Red Hood/Arsenal #1 review

Spoiler alert, this sucked. A lot of people saw that sentence coming weeks ago when the sneak peek was released, but I had tried to avoid it in order to prevent any biases from bubbling up before I had a chance to read the premier issue of Red Hood/Arsenal.  The streets spoke, and I should have listened.

Right away let’s do the artwork.  Try as he might to reinvent two character models who have suffered these last few years, Denis Medri fails to make this issue look good.  What is it with archers these days and an inability to look cool?  The last time I saw a design that I thought was at all interesting was the Arrow skin for Green Arrow in the Injustice video game.  The New 52 Green Arrow was bland in his main line and Justice League United, both Red Arrows in Earth 2 look terrible, and Arsenal’s whole “trucker hat and half-ass armor” style was awful from the start.  That trend continues in this issue, as Roy’s new outfit is atrocious, along with most of the coloring that hurts the eyes and just doesn’t work.  Jason’s is a slight upgrade – thank God they didn’t use that damn nose outside of the cover – but still was the sole highlight I took away from this issue.

Screenshot (14)

Alright, let’s make this fast.  Roy is protecting some woman because she’s selling weapons or something, I really couldn’t keep my attention for too long staring at Roy’s awful new outfit.  Long story short, the deal goes bad, Jason shows up, bad guys get killed, and there’s a sliver of hope that the two will become government hitmen assassins.  That would be a really cool idea!  Like Suicide Squad, except, you know, good! (Sorry)  So there’s no tension when Roy and Jason reunite, and they just immediately start working together.  No real fighting, no questioning what’s been going on for the last few months, just right back to work.  And they’re jumping off the Eifel Tower.  The tag line for next month’s issue is “Mimes, Memes, and Mademoiselles.”  I’ll let that sink in.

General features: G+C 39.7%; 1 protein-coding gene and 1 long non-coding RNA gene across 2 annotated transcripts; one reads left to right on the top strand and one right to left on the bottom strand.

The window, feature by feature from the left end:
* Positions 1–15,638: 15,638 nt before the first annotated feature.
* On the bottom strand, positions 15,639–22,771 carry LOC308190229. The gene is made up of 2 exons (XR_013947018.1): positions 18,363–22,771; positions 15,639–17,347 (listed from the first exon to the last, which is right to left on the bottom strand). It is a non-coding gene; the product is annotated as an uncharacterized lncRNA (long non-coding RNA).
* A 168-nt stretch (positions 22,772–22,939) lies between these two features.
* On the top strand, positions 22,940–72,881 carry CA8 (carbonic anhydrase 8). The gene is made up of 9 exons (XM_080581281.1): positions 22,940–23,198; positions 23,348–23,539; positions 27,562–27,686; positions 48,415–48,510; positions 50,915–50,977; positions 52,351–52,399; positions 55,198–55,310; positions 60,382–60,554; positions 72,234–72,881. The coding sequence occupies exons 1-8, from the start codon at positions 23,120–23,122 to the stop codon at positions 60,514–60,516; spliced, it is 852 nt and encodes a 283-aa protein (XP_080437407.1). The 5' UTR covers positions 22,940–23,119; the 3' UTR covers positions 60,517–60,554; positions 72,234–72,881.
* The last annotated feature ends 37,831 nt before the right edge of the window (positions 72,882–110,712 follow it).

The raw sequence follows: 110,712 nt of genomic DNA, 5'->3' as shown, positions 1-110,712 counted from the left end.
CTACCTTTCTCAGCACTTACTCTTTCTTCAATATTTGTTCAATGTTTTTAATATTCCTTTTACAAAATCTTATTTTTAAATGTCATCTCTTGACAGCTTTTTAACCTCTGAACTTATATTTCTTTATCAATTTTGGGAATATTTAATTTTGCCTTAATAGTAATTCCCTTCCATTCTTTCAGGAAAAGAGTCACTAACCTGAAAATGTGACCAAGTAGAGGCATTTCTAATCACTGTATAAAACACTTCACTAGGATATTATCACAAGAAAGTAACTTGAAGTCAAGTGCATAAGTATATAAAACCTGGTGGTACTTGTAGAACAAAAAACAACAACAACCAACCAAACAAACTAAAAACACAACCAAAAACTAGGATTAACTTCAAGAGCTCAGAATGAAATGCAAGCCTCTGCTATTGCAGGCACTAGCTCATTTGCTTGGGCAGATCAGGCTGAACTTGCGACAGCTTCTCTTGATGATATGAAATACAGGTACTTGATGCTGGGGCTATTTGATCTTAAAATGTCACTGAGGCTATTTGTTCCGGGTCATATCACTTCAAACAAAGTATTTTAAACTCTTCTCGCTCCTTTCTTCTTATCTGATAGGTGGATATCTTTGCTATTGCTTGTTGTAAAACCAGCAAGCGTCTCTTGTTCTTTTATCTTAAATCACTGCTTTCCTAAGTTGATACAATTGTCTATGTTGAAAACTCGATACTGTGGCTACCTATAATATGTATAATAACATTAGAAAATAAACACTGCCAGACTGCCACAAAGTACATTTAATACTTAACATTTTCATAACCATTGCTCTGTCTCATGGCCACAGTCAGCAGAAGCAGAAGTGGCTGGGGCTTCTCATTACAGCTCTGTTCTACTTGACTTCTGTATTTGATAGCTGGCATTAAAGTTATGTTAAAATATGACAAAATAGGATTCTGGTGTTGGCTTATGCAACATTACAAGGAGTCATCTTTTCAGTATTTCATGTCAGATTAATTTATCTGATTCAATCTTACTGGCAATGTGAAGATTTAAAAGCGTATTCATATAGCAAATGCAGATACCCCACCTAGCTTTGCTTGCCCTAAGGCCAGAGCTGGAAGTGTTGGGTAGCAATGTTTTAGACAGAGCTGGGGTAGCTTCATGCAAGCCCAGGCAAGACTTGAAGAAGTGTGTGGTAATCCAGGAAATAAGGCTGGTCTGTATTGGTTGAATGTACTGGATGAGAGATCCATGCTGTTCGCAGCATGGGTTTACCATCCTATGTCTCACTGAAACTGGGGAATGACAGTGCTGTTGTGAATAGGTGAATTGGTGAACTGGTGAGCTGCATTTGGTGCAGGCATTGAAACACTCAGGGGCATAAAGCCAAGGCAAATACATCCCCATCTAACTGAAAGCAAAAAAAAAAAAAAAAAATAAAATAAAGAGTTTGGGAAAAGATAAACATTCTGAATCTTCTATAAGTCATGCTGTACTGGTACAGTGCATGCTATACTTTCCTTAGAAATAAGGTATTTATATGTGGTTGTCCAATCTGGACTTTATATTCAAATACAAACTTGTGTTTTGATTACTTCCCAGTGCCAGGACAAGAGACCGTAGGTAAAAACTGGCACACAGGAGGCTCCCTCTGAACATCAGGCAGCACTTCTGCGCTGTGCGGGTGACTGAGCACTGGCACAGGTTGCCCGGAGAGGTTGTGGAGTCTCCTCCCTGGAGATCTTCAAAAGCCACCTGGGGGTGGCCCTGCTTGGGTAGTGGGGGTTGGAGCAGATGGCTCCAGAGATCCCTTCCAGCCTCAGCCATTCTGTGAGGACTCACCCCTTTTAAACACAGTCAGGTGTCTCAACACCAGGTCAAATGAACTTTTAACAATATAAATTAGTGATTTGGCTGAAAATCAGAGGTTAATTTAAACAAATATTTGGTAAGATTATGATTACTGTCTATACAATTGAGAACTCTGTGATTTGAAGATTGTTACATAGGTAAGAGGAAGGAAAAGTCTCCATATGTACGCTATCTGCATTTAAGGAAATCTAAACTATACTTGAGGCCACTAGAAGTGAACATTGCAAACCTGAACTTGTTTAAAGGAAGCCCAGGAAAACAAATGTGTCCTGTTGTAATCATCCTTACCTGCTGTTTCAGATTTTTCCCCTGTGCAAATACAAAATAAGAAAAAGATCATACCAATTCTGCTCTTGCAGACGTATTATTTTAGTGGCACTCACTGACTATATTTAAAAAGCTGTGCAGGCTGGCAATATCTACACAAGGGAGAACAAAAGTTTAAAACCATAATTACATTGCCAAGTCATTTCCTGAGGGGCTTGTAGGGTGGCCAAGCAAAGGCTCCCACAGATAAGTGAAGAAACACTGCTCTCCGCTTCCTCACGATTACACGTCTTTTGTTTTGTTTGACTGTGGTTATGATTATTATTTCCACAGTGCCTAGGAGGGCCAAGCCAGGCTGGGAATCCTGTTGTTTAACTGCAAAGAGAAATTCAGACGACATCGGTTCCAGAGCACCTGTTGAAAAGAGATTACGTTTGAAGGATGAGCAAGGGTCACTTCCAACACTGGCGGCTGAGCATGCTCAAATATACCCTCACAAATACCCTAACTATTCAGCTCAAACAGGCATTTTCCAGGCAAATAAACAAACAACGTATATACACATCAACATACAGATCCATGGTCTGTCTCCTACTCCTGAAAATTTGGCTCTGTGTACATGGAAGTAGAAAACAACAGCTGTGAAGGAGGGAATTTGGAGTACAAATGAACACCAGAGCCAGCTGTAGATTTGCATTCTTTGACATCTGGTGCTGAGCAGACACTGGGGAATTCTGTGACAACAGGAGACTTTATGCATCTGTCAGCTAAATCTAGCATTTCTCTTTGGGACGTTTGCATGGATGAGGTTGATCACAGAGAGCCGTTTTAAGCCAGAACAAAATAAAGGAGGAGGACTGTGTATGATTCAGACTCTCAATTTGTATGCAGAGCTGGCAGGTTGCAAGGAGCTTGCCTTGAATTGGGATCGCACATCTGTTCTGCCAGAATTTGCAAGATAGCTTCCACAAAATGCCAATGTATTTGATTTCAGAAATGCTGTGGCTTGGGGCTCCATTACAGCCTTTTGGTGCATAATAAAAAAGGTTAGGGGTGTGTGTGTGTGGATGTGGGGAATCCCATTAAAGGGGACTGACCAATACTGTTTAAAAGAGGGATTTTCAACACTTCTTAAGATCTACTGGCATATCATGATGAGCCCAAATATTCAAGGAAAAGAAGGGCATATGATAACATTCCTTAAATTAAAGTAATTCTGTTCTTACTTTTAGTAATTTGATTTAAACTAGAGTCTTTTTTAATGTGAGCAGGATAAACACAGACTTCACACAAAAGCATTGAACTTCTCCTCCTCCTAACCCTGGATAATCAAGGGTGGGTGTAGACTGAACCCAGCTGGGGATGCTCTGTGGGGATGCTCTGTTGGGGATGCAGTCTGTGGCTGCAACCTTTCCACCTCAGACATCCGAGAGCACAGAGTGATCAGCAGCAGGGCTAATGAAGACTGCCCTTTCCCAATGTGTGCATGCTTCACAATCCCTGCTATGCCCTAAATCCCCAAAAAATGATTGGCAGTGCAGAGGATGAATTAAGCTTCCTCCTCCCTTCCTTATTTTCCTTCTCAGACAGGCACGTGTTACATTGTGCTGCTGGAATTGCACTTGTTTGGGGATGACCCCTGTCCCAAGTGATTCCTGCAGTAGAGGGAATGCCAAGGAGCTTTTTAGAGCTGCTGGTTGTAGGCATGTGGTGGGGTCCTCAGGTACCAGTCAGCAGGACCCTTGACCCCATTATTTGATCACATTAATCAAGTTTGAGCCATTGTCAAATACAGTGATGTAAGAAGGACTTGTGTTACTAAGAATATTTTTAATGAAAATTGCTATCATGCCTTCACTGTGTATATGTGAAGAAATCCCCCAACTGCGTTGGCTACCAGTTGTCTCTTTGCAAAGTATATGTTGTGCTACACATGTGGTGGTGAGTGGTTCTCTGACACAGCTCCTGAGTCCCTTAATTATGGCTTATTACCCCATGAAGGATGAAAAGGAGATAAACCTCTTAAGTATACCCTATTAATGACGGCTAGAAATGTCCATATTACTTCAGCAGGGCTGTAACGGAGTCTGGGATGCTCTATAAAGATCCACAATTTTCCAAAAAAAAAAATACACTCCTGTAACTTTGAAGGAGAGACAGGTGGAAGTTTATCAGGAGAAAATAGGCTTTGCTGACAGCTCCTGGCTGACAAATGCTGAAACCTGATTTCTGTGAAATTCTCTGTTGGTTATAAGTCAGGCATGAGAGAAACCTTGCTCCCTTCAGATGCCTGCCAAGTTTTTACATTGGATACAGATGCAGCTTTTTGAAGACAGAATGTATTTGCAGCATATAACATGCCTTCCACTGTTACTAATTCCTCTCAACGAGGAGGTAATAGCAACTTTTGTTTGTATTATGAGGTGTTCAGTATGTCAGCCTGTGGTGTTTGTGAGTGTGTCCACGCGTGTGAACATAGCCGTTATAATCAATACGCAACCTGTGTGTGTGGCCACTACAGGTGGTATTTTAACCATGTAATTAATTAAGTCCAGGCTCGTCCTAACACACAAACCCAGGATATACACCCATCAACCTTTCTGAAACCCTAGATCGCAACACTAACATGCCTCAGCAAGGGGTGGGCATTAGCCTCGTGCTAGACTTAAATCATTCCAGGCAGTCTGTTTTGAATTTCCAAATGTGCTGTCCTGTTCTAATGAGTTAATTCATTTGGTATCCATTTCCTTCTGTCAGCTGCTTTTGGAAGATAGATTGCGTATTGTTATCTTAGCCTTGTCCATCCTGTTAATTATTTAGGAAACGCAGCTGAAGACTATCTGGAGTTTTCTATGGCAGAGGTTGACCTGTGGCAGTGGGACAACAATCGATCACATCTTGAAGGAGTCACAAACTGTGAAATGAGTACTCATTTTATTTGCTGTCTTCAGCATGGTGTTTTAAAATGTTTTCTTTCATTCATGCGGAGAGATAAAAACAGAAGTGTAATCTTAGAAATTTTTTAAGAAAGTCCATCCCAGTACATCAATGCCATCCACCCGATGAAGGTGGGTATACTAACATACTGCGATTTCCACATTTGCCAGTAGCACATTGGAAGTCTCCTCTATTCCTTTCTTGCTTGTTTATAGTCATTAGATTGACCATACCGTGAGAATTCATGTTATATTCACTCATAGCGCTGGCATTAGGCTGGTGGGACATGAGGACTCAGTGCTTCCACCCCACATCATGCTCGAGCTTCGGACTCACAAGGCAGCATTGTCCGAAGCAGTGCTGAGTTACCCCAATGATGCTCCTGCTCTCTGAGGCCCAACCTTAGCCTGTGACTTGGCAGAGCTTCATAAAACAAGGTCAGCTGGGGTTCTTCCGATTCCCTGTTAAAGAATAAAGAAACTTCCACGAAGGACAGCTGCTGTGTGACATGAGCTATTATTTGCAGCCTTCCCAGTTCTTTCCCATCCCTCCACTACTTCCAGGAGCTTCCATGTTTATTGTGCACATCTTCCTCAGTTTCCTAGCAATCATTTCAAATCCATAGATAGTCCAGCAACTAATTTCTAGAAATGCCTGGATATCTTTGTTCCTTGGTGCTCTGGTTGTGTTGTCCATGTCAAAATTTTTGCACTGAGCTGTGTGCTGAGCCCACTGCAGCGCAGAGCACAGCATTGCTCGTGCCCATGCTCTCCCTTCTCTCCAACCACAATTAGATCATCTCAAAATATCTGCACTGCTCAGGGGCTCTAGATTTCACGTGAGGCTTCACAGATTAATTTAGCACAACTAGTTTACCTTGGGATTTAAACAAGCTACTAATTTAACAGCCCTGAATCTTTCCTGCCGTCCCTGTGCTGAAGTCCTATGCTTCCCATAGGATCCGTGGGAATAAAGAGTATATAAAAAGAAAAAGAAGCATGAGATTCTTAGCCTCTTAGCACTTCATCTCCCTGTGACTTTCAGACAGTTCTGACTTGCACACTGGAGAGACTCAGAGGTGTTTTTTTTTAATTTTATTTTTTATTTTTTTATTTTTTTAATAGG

There’s also a twist that I saw coming about ten pages in advance, probably because Scott Lobdell has done the exact same thing like three times previously.  I don’t even care if it’s a Spoiler.  Turns out the Senator was really just Jason in disguise, which has only happened a bunch of times during his run on Red Hood and the Outlaws.  Hell, he did it in the first issue of that run too!  It’s like he’s got whatever story line on his mind and just includes the same four or five elements over and over.

Hey, the break-up of the Outlaws can’t be bad for everyone though, right?  Why don’t we all just go take a look at that new Starfire line that came out this week?  Maybe it’ll have Kori fighting off space aliens or leading her people against the alien tyranny that has plagued the planet she is destined to rule.  Oh, she’s looking for a house in Miami?  Watch riveted as douchebag guys think she’s hot?  No way!  Read with wonder as she goes and buys clothes from a stereotype.  The drama!  One moment as I immediately burn this until the pages are smoldering ashes…and it’s gone.  God, I wonder how often DC writers look back at the balls they had to kill of a major character and that decision to bring Jason back and just shake their heads as a single tear rolls down their cheeks.


  • I don’t even know, guys. Can we all just huddle up for a second and look back on what we have wrought?  It’s terrifying.

Favorite Quote: “I’m nine and I know this is bad.” – My friend’s cousin reading this after I did.

Recommended If…

  • You’re a fan of Arsenal, he’s in this a lot
  • You want an Issue #1
  • You liked Red Hood and the Outlaws

Not Recommended If…

  • You thought this would be better than Red Hood and the Outlaws
  • You want something smart or good-looking

Overall: Swing and a miss.  Scott Lobdell continues his quest to destroy all the bad-ass cache that had been built up since Under the Red Hood and Battle for the Cowl.  I’ll save you some time.  Unless you’re an avid collector of #1 issues or a big-time fan of Jason or Roy, don’t bother with this book.

SCORE: 3/10